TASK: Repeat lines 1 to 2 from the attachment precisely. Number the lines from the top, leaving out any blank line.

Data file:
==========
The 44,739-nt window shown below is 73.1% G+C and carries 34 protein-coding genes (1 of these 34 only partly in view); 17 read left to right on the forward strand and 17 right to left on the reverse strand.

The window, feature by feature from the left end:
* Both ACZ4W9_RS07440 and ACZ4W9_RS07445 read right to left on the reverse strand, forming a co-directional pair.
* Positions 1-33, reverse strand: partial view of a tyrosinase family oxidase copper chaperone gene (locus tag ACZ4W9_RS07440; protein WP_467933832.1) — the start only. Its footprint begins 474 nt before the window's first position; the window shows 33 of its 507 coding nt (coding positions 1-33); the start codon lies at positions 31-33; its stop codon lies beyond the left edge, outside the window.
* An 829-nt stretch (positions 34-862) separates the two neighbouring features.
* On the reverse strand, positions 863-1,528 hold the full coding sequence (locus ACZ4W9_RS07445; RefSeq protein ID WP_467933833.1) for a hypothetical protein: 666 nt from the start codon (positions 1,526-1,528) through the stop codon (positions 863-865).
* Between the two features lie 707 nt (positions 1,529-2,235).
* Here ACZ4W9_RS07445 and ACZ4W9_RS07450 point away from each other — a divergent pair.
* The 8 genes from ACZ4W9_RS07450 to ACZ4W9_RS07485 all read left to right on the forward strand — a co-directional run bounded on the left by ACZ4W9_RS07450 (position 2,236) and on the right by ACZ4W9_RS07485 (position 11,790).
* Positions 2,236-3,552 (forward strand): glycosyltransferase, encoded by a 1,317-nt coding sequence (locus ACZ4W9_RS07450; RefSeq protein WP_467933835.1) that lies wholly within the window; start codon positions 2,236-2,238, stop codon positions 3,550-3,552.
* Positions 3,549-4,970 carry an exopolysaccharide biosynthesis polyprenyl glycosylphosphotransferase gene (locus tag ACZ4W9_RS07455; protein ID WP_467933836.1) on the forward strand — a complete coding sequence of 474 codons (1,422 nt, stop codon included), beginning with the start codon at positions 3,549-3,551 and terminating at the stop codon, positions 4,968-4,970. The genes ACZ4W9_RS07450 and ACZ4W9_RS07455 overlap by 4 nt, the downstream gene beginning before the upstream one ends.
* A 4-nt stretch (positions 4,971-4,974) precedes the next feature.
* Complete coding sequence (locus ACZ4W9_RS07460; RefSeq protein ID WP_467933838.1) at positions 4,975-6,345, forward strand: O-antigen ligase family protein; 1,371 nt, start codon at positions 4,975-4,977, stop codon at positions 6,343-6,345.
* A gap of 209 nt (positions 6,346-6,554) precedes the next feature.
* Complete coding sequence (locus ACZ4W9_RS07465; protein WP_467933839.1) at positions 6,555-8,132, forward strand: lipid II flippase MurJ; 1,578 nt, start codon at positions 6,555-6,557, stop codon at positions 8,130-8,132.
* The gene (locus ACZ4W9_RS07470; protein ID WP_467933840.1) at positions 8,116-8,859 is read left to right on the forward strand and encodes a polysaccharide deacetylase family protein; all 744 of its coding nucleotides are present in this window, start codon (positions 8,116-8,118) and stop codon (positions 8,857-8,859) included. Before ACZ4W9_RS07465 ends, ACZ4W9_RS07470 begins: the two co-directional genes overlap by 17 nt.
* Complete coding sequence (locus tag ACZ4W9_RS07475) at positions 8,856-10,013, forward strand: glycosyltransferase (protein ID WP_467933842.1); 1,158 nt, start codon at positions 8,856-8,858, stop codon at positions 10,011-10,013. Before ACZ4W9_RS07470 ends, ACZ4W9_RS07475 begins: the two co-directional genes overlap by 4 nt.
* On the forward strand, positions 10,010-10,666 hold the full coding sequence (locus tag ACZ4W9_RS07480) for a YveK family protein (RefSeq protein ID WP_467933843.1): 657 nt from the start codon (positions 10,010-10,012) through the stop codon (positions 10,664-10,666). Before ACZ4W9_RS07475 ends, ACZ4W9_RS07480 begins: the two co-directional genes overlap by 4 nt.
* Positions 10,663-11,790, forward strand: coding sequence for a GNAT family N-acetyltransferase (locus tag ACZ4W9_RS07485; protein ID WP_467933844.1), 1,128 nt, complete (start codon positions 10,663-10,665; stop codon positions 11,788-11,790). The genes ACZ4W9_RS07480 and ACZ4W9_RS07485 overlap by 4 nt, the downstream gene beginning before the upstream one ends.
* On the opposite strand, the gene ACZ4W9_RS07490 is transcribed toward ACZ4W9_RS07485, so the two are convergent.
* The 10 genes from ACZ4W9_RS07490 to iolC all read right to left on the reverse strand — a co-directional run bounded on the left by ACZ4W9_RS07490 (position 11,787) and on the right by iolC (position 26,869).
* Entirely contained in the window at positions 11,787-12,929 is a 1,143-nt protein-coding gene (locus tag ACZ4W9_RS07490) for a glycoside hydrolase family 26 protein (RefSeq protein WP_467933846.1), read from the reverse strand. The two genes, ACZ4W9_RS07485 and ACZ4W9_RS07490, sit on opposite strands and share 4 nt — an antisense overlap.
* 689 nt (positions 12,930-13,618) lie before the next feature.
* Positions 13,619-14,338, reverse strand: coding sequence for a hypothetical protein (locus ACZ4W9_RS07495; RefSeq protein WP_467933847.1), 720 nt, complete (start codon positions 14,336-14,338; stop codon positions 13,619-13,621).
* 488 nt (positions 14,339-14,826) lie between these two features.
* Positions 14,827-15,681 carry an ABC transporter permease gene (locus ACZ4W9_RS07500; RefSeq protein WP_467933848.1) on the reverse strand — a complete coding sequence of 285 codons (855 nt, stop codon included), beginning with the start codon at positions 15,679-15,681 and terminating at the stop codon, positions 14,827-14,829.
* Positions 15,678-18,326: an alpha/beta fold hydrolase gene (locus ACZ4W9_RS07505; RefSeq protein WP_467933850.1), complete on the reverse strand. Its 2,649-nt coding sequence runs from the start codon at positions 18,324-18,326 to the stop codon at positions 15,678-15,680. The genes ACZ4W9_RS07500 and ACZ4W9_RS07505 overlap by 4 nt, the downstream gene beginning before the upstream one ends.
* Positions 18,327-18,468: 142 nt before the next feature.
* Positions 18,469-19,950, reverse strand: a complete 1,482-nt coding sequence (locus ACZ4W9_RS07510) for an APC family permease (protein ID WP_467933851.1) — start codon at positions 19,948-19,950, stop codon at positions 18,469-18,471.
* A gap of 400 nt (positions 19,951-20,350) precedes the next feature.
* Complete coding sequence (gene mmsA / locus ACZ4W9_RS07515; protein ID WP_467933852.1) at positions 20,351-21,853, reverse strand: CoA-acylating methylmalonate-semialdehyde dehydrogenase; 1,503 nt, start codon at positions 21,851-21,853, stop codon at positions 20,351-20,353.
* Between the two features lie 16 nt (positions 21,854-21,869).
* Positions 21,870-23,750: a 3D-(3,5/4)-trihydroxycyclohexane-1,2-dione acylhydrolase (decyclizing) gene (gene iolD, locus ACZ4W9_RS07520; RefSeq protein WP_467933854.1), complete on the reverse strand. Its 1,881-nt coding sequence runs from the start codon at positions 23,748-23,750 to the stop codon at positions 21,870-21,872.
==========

The 44,739-nt window shown below is 73.1% G+C and carries 34 protein-coding genes (1 of these 34 only partly in view); 17 read left to right on the forward strand and 17 right to left on the reverse strand.

The window, feature by feature from the left end: